A management buy-out (MBO) is a transaction in which a target business is transferred, in whole or in part, to its management team, usually using a new company established for the purpose (a “Newco”). The sale of a business to the management team can be advantageous to both the seller and the management team, due to the management team’s knowledge and understanding of the business. This deal structure also avoids the need to disclose sensitive and confidential information about the target business to potential third-party purchasers, who may also be direct competitors.
Finding the funds
Often, the management team cannot generate sufficient funds to finance the acquisition themselves, and need to look elsewhere for additional money. This usually involves approaching a third-party debt provider, such as a bank or a private equity provider, or both. The acquisition is often a combination of equity finance – provided by the management team and the private equity provider – and debt finance, secured on the assets of the target company.
Key to a successful management buy-out is the quality and motivation of the management team to drive a company’s success. The private equity provider will usually expect the management team to provide a substantial investment to ensure both their financial commitment and the commercial success of the venture.
Structure and investment
MBOs are often structured as a share purchase, but can also be carried out by way of a transfer of assets to Newco. The parties involved will subscribe for shares in Newco, with the rights attached to each class of share carefully negotiated. Private equity providers usually want preferential rights.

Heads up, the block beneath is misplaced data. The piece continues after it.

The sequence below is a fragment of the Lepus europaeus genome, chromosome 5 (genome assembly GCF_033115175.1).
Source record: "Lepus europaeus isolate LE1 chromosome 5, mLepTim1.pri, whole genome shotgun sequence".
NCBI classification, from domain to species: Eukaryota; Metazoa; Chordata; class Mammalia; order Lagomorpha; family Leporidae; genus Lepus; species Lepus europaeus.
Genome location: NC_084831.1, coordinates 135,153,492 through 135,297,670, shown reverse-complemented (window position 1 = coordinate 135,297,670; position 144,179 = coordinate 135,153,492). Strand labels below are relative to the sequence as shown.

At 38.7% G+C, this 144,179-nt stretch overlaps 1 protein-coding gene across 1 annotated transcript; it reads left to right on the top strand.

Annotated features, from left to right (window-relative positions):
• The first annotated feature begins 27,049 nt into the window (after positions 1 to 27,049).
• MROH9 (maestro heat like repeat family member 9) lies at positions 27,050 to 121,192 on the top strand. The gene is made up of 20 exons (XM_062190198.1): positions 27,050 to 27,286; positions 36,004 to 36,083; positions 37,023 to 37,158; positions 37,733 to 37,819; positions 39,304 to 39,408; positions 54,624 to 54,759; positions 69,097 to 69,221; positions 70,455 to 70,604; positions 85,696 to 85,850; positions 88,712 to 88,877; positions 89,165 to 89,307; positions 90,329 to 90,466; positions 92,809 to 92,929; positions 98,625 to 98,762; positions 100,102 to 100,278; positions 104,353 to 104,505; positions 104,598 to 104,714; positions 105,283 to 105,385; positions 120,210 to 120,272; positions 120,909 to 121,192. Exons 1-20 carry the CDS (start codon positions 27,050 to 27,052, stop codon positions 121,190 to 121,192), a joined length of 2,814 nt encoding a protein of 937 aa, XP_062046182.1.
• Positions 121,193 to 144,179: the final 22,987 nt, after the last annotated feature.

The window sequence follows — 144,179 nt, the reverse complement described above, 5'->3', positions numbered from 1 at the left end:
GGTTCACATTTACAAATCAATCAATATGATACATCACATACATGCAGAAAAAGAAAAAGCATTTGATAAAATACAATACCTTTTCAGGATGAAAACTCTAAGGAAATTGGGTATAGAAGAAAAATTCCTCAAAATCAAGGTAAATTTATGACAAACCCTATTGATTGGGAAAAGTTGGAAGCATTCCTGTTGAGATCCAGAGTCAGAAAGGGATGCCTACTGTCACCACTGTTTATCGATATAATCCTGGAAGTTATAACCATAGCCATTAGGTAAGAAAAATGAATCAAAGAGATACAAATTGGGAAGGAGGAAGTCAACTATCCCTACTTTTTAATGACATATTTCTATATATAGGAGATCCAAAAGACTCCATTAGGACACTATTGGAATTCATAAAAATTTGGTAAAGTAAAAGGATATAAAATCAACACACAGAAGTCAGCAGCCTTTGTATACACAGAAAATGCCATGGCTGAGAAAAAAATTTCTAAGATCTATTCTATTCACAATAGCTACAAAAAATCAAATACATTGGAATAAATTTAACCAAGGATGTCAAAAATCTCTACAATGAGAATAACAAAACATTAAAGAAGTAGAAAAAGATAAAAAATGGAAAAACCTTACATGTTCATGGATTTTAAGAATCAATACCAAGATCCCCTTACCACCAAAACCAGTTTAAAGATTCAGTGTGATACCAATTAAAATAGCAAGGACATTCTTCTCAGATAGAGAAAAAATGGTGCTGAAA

A principal document governing the rights and responsibilities of the parties is the investment agreement, which not only sets out the basis of the investment but often includes warranties given by the management team about the target business, provisions relating to leavers and step-in and enforcement rights.
When a management team is contemplating a buy-out it must ensure its actions do not breach any obligations of good faith or confidentiality owed to the target company. The team will inevitably try to get the best price possible when negotiating the purchase of the target, and this may place them in a position of conflict with their duties to the target company, its shareholders and employees to secure a higher price.
Sometimes an MBO may also require shareholders’ approval under s190 of the Companies Act 2006, where Newco buys an asset from a director or from a person connected to a director. Such considerations need to be dealt with appropriately and legally.
MBOs are effective ways of changing control but can be complex and challenging to negotiate. The Moore Barlow team has extensive knowledge and expertise in navigating the challenges and potential pitfalls of the MBO process. We can help you to reach a successful MBO completion.
To find out how Moore Barlow can support you with your management buy-out, contact our team of professionals on (+44) 023 8071 8000.